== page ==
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Going big: The Riggin' Rally brings best bareback riders in world to Darby

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On the first weekend of June, the tiny town of Darby will become the center of the universe for the best bareback riders in the world.

And the people who love to watch them explode from the chute are expected to journey from all parts of the country to watch what's billed as "The World's Richest Bareback Riding."

“There are going to be people coming here to watch this from the east coast, west coast, north and south,” said Bobby Steiner. “This is turning into a destination. The sponsors usually put sponsorship dollars into these things, but they don’t usually show up to the events, but they’re coming here.”

“All of these different sponsors are showing up here because it’s Darby and it’s beautiful,” he said.

The second annual Riggin’ Rally in Darby will match the top 30 bareback riders in the world against the best horses in the country in an event Sunday, June 6 that will be televised live nationwide in prime time on the Cowboy Channel.

With at least $50,000 of prize money on the line, the rodeo can help jump start a bareback rider's year.

“On the national and international level, this is a five-star event,” Steiner said. “From the money put here and how this comes across in the world standings, it’s a major set-up for national’s qualifications. It’s the only event where all these guys get together on the same day. It doesn’t happen any other place other than national finals.”

Steiner knows rodeo.

He grew up as a member of the legendary Steiner Rodeo Company family. Steiner competed in bull and bareback riding from 1968 to 1973. In his final year, Steiner was named the RCA World Champion Bull Rider.

He’s been to a lot of rodeo arenas in a lot of different states. There’s not one that he believes captures the cowboy way more than Darby.

“It doesn’t get any more code of the west than this Darby arena,” he said. “Of every place I’ve been, this is probably the most cowboy set up of all of them.”

During the inaugural Riggin’ Rally last fall, a record crowd of 2,000 spectators braved miserable weather to cheer on the top 24 Professional Rodeo Cowboys Association’s bareback riders. With the forecast calling for close to 70 degrees under partly cloudy skies, the stands are likely to be packed again.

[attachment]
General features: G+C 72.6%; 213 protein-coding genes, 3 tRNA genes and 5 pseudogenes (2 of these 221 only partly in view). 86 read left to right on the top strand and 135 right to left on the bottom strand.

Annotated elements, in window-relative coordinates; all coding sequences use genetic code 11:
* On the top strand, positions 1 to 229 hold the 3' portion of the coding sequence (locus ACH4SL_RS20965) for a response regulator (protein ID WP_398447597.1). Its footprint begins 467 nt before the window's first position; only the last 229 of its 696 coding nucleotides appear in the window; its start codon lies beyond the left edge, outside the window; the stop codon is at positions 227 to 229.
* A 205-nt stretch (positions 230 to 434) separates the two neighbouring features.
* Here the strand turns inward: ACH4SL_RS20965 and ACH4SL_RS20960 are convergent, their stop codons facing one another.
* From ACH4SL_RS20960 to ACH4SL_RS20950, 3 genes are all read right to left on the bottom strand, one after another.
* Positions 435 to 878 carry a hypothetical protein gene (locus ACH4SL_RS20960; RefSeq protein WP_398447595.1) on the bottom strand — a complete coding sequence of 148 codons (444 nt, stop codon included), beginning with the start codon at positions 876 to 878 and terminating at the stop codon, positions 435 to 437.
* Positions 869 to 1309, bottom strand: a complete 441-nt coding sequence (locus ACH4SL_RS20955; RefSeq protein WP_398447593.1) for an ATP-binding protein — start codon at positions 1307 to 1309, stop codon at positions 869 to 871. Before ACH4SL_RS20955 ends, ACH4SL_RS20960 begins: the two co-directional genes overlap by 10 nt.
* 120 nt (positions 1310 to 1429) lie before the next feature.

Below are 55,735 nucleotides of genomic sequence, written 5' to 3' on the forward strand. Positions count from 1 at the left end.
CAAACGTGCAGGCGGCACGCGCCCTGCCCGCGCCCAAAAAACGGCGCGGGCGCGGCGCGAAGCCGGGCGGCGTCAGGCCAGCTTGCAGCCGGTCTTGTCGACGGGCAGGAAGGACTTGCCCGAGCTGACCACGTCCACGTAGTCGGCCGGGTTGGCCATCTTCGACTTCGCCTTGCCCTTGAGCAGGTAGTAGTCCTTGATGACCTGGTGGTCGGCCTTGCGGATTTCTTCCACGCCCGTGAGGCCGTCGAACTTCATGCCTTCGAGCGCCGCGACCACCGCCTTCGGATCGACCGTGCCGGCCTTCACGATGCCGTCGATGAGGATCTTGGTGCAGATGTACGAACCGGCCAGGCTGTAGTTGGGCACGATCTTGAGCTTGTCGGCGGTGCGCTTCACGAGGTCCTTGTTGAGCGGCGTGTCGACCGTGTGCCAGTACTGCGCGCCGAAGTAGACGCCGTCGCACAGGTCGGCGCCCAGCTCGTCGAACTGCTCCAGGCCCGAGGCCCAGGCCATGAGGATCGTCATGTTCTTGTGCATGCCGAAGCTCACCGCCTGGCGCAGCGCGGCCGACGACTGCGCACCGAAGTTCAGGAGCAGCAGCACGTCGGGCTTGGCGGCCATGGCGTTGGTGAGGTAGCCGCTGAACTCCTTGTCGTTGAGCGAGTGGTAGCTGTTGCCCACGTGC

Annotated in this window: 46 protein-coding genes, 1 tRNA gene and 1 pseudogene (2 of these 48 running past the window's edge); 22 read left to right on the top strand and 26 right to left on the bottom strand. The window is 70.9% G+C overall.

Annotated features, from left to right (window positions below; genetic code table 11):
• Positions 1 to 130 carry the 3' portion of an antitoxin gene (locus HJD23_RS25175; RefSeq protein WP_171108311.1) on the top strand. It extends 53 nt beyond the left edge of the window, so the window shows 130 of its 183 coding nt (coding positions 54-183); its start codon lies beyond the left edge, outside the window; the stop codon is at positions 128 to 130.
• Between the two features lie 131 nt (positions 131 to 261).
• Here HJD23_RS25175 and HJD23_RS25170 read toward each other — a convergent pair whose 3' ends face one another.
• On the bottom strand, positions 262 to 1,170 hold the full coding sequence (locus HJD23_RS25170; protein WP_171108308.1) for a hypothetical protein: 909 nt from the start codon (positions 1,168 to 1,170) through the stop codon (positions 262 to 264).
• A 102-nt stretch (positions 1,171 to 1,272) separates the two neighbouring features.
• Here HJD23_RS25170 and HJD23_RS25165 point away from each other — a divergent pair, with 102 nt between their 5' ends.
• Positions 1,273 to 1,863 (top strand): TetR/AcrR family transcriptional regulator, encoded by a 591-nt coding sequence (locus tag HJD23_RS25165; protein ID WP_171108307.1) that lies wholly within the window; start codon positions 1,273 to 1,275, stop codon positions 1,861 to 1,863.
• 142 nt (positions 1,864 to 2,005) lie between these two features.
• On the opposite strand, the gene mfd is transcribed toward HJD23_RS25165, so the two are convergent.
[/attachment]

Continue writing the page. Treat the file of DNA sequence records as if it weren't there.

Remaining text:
“There’s still a few tickets left,” said Darby Rodeo Association President Cal Ruark. “Sales have really been picking up over the last few days. If people want to be there, they definitely need to get their tickets soon.”

This year’s event is a two-day affair.

On Saturday, folks can buy a $20 ticket at the gate to watch some of the best up-and-coming bareback riders display their skills atop the best young bucking horses that may someday end up at the national finals.

“There will be like 25 guys entered in that,” Steiner said. “Six of them will make the big show the next day. It might not be quite as fast-paced, but it’s going to be wild. When you have hungry guys going in to try to qualify to be in with the elite, anything can happen.”

“And then you have those young horses that will for sure get wild and crazy,” he said. “They might hit the chute a little bit more coming out. It’s different, but it’s going to be some good watching.”

The Saturday rodeo gets underway at 3 p.m.

The actual rodeo on Sunday has been pushed back to 6:30 to allow the Cowboy Channel to televise it live in major markets across the country.

“They thought so much of Darby and this event that they wanted it in their prime slot,” Steiner said. “We have so much support for this. The PRCA is so behind it now. And we’ve got the Cowboy Channel wanting it to be televised live. It’s one of their five-star events and that they don’t have many of those.”

The Steiners host a semi-private Riggin’ Rally at their ranch in Texas. Other than that, there isn’t anything quite like this anywhere else in the world.

“They don’t have another one of these in Montana,” Steiner said. “As far as a rodeo event it is as big as they have in a five-state area. These guys can win as much here as they can go win in Cheyenne, which is a huge event with lots of history.”

Ruark and Steiner are planning a Calcutta where people can purchase a rider for $1,000 with a chance of winning $15,000 if their pick finishes first and $7,000 for second place. The rest of the money raised will go to the Cowboy Crisis Fund that helps pay expenses for rodeo participants who are injured. They also plan to raffle off a replica of the Darby Riggin’ Rally championship buckle for the fund.

The excitement from last year’s Riggin’ Rally has put a new focus on all the rodeo events happening this summer at the Darby Rodeo Arena, Ruark said.

“The general intensity of what people want to do and commit to this arena and little town has exploded because of this Riggin’ Rally,” Ruark said. “I get new sponsors every day that I’ve never heard from before.”

Steiner is not surprised.

“This is such an elevated status event,” he said. “I don’t want that to sound like Darby is a little, out of the way place, but Darby is a little, out of the way place. To have an event of this size and magnitude is something special. There are just not many events in the world of rodeo that can keep up with this one.”

Tickets for Sunday’s event can be purchased at darbyrodeo.org, Darby Wine and Spirits and Murdoch’s Ranch Supply in Hamilton.

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